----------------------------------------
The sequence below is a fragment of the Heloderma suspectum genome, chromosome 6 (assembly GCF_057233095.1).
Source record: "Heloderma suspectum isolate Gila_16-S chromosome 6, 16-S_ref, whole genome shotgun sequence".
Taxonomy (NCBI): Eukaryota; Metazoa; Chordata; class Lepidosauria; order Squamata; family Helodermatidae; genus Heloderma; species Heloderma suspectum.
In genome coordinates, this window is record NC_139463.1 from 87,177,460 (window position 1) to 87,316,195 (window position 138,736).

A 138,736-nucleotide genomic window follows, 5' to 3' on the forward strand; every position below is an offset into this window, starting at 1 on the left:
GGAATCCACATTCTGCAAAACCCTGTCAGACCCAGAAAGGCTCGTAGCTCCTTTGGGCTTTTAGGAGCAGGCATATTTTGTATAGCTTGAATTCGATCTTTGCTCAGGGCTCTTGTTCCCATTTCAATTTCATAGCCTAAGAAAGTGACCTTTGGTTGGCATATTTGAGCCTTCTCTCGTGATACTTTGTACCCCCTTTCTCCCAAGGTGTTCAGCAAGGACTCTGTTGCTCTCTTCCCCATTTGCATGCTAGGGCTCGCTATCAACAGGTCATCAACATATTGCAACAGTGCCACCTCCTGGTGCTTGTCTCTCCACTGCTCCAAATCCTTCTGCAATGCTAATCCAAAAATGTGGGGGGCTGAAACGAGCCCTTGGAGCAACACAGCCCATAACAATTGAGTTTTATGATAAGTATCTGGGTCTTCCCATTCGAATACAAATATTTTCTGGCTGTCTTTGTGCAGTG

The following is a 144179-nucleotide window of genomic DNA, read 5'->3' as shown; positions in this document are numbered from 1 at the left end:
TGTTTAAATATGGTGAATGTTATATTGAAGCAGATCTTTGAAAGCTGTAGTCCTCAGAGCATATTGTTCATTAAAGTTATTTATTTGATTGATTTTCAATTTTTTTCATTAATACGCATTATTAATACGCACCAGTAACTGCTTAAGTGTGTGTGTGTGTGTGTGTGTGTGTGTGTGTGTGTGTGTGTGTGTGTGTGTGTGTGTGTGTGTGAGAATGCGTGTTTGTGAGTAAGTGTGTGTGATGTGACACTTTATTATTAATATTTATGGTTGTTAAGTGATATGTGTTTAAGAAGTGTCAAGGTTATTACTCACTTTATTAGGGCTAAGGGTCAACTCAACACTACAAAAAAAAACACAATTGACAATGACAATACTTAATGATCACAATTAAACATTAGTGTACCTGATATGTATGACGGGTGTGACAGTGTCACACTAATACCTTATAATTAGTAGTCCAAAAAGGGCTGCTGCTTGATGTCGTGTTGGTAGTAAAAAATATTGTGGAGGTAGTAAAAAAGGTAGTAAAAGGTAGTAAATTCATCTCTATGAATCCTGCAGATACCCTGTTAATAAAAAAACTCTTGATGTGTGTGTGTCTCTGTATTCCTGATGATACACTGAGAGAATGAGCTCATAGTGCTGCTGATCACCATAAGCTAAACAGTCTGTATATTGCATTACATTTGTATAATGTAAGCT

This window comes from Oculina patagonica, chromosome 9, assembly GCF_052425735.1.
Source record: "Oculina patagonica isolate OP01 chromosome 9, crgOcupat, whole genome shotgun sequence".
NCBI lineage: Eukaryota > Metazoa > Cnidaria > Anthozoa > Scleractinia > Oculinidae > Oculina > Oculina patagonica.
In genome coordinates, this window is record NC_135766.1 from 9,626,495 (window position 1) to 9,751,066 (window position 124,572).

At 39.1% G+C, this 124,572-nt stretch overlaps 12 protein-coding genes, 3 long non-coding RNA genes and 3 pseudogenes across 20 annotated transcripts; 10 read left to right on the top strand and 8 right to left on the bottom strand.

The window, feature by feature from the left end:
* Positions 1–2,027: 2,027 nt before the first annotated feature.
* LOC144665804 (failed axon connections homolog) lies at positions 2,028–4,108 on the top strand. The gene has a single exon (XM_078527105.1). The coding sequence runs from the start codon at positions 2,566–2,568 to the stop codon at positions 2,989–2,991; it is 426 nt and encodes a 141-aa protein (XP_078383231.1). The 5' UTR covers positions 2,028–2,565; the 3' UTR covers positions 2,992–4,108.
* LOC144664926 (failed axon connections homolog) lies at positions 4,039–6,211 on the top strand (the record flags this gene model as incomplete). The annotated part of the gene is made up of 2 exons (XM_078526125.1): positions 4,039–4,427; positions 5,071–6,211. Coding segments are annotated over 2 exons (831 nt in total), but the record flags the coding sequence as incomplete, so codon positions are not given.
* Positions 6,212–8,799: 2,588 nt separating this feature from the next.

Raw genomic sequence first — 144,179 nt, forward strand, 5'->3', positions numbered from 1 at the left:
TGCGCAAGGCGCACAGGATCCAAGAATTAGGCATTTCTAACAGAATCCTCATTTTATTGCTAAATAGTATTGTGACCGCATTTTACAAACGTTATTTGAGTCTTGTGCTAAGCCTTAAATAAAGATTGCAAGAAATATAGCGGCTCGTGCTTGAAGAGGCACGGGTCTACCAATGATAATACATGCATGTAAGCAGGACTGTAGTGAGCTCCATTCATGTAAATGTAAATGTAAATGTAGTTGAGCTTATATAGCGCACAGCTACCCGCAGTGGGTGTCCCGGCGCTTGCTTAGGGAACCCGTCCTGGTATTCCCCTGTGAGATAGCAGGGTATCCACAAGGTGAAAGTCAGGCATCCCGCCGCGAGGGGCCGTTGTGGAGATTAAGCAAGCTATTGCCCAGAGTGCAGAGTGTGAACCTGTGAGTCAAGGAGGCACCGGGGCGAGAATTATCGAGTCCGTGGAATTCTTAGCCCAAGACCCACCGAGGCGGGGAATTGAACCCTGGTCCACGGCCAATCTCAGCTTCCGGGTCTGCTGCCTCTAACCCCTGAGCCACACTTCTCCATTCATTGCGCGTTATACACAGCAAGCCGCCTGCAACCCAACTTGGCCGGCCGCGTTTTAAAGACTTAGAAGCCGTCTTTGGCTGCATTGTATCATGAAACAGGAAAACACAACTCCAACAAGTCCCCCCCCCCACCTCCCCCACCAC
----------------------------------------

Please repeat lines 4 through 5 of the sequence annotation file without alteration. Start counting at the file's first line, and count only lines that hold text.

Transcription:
In genome coordinates, this window is record NC_139463.1 from 87,177,460 (window position 1) to 87,316,195 (window position 138,736).

A 138,736-nucleotide genomic window follows, 5' to 3' on the forward strand; every position below is an offset into this window, starting at 1 on the left: